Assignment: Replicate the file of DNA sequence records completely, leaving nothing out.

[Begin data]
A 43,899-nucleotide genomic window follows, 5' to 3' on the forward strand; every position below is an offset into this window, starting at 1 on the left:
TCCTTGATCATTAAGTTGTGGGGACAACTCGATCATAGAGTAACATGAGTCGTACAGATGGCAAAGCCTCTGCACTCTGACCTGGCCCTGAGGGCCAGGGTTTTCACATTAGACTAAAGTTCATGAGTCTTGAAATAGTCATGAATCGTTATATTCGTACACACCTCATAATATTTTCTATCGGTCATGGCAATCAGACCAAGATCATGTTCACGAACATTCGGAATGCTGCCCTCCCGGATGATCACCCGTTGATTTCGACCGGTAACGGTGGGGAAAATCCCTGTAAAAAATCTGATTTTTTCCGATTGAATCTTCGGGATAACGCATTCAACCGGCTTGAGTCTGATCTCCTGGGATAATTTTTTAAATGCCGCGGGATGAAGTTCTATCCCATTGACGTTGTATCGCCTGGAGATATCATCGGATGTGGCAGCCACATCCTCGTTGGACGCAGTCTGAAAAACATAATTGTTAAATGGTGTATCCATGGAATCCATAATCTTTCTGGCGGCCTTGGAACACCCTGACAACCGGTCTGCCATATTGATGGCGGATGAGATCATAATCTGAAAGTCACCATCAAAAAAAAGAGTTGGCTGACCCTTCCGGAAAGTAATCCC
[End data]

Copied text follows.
A 43,899-nucleotide genomic window follows, 5' to 3' on the forward strand; every position below is an offset into this window, starting at 1 on the left:
TCCTTGATCATTAAGTTGTGGGGACAACTCGATCATAGAGTAACATGAGTCGTACAGATGGCAAAGCCTCTGCACTCTGACCTGGCCCTGAGGGCCAGGGTTTTCACATTAGACTAAAGTTCATGAGTCTTGAAATAGTCATGAATCGTTATATTCGTACACACCTCATAATATTTTCTATCGGTCATGGCAATCAGACCAAGATCATGTTCACGAACATTCGGAATGCTGCCCTCCCGGATGATCACCCGTTGATTTCGACCGGTAACGGTGGGGAAAATCCCTGTAAAAAATCTGATTTTTTCCGATTGAATCTTCGGGATAACGCATTCAACCGGCTTGAGTCTGATCTCCTGGGATAATTTTTTAAATGCCGCGGGATGAAGTTCTATCCCATTGACGTTGTATCGCCTGGAGATATCATCGGATGTGGCAGCCACATCCTCGTTGGACGCAGTCTGAAAAACATAATTGTTAAATGGTGTATCCATGGAATCCATAATCTTTCTGGCGGCCTTGGAACACCCTGACAACCGGTCTGCCATATTGATGGCGGATGAGATCATAATCTGAAAGTCACCATCAAAAAAAAGAGTTGGCTGACCCTTCCGGAAAGTAATCCC